In the spirit of cleaning out my "links" folder, a dump of things I found interesting at the time and hopefully you will too:
Perhaps you have plenty of time to get where you want to go, but are tired of dull and ugly routes. Look no further than this tool for identifying not the quickest, but the most beautiful route between two places! The only catch: it's for Yahoo rather than Google, so no-one will ever use it.
An 88-year-old man has found the ultimate trick for getting to sleep with young women under hegemonic capitalism: market yourself as a commodity! "Grandfather Busted For Prostituting Himself To Young Women".
An article about one of my favourite albums of recent years, The Lyre Ensemble's The Flood. The Flood is an attempt at recreating, or at least composing in the spirit of, ancient Babylonian music; more about the album can be found here and the album is on iTunes, my personal favourite songs are "Enkidu Curses the Harlot" and "Ishtar's Descent".
Staying on the topic of music, "Towards a 21st century orchestral music canon". Various enthusiasts chip in with their thoughts on modenr long-from orchestral music and why there's relatively little of it.
The collection of Wellcome Library, Euston Road, includes an impressive selection of calling cards for London prostitutes. Fascinating both because sex and as a reflection of the social history of London. "Until the mid-190s, the typical tart was of apparently English stock. From around 1994 onwards, we see Oriental beauties, busty Amazons and Jamaican Dominatrices. Raunchy photographs become common at this point, but are often cribbed from magazines and bear little resemblance to the goods on offer. The production values improve as well. One lady poses next to an inset that shows her recent endorsement by the News of the World."
Another library I'd have been interested to visit: that of the IRA prisoners. People are often surprised at how well-educated and middle-class most terrorists are, but you have to remember that terrorism is a fundamentally political act, which means that it is most popular among the political classes. In this light, the greater surprise is not that the prisoners were so interested in Marxism, but that they were able to establish such a remarkable compendium of works in the tradition.
Only the true Messiah denies his divinity! (via this 2009 Marginal Revolution post)
Stewart Lee defends the German sense of humour. Incidentally, a dirty Hungarian joke I heard last night about Transylvanians, but which could be about many other nationalities too:
A young Transylvanian man is getting married, and asks his father for advice concerning the wedding night. The father tells him: "First, you must pick up your new wife, to show that Transylvanians are strong. Then you throw her on the bed, to show that Transylvanians are masculine. Then you remove your clothes, to show that Transylvanians are beautiful. And I'm sure you can work out what to do from there."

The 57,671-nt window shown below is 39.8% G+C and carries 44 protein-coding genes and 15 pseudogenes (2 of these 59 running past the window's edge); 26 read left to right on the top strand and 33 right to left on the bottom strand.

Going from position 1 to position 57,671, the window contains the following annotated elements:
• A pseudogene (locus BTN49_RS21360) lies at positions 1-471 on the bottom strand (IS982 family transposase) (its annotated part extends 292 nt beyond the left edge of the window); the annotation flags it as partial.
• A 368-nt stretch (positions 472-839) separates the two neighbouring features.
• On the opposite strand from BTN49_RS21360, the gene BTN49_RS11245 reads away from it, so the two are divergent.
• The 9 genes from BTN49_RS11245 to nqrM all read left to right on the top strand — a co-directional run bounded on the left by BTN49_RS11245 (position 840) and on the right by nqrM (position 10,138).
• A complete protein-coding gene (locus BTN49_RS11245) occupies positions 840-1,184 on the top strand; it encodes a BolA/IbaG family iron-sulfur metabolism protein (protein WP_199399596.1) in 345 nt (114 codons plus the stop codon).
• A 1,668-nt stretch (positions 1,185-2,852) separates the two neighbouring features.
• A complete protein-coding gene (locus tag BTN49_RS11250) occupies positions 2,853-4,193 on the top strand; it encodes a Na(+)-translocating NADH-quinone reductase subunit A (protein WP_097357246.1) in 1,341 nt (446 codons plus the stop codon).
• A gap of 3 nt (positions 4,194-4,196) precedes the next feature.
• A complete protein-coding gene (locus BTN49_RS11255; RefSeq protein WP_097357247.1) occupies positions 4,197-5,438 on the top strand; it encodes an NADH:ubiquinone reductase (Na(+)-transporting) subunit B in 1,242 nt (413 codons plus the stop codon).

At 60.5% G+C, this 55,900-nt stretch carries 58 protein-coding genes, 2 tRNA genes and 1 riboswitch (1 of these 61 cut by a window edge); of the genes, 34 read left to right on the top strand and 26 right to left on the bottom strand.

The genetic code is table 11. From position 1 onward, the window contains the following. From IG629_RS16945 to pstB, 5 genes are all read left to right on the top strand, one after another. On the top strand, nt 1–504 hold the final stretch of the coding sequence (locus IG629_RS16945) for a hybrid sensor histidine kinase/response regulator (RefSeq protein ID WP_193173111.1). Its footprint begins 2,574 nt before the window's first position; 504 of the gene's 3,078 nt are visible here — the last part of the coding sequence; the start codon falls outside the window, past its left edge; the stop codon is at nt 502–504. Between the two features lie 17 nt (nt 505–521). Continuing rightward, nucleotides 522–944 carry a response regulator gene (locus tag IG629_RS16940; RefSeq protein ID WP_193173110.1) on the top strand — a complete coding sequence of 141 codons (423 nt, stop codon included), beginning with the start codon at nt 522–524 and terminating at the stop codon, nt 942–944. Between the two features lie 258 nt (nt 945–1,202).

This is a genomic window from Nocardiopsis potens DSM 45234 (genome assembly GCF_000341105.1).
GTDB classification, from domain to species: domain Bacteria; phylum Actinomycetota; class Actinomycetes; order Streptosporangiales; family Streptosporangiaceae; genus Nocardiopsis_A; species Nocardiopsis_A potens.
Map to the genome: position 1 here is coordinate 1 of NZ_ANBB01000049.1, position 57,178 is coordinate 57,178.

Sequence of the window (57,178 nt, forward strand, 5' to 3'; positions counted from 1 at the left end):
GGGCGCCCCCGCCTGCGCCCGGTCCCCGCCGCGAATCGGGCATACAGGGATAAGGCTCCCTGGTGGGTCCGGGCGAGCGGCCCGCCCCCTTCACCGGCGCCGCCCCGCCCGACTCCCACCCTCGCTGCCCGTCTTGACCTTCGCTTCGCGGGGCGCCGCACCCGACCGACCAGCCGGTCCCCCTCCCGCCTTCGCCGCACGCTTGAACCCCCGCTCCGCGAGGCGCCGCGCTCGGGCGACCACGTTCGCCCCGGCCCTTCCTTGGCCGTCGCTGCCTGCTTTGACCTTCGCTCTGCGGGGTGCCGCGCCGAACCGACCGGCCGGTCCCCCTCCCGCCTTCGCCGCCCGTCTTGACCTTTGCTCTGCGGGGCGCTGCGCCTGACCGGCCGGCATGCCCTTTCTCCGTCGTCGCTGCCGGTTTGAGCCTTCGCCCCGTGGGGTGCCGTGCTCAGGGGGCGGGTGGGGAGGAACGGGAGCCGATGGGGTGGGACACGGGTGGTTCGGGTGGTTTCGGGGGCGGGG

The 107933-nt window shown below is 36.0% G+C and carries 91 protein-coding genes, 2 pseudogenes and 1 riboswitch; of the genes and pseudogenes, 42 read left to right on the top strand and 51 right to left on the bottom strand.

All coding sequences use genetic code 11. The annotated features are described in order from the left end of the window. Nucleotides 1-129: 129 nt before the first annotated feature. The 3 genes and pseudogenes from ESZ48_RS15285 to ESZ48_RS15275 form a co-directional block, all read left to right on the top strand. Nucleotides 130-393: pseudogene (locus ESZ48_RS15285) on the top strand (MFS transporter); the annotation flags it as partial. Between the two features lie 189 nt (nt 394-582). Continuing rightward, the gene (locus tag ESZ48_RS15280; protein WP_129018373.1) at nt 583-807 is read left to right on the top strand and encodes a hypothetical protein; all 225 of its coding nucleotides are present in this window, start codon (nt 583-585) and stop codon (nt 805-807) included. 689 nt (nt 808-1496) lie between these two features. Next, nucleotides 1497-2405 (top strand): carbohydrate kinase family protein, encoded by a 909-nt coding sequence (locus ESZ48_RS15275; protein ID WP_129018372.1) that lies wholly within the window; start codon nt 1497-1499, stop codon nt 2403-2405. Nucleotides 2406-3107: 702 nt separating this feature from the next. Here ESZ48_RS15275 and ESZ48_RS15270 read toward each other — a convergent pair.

After the newlyweds return from their honeymoon, and the delighted son checks in with his father. "It was just like you said! I picked her up, to show that Transylvanians are strong. I threw her on the bed, to show that we are masculine. I removed our clothes, to show that we are beautiful. And then I stood next to the bed and masturbated, to show that Transylvanians are independent and autonomous!"
Robert Wiblin has one of the most interesting Facebook feeds I know, and this is a particular highlight: a discussion of "What's the strongest argument against a political position you hold dear?"
Everyone likes to joke about homoerotic readings of the relationship between Batman and Robin, but this is an impressively thorough history.
The complaint that English people only know England, and have no idea of how the world works or of how they are perceived beyond their borders, is a familiar one: I hear it all the time from Scots and Northern Irish. If I had any Welsh friends they'd probably say the same thing, the British-but-not-English countries are all basically the same anyway. In any case, an expat skewers this mentality from a more international perspective, with regard to our beloved "athlete" Eddie the Eagle.
Braess' Paradox: adding capacity to a road network can increase congestion, without changing the volume of traffic!
Edward Feser explains a particular view of the nature of heaven and hell, according to which people choose to go to hell. Warning: relies on kooky metaphysics (though nonetheless fascinating if you have an interest in theology).
A defence of Napoleon, portraying him as a great reformer who sought to avoid war, at least following his return to power in the Hundred Days. In a similarly revisionist but less hot-takey, more plausible vein, various instances of private violence being taken over by the government as a way to restrain and control it. "Many southern states tightened "Jim Crow" racial codes between the World Wars as part of an attempt to stop lynchings"!
Since I may have just defended governments, better even it out with a reminder that many of them are literally evil: as famine is declared in two counties of South Sudan, the government increases the fee for work permits for foreign aid workers from $100 to $10,000.
Some people just hate progress: an argument against colonising Mars. That said, perhaps the problem is that Mars is the wrong target and we should aim for Venus first.
A takedown of certain elite views that war with China is inevitable. Convincing as an explainer, I particularly enjoyed the section suggesting that the same argument imply inevitable war between the US and Europe.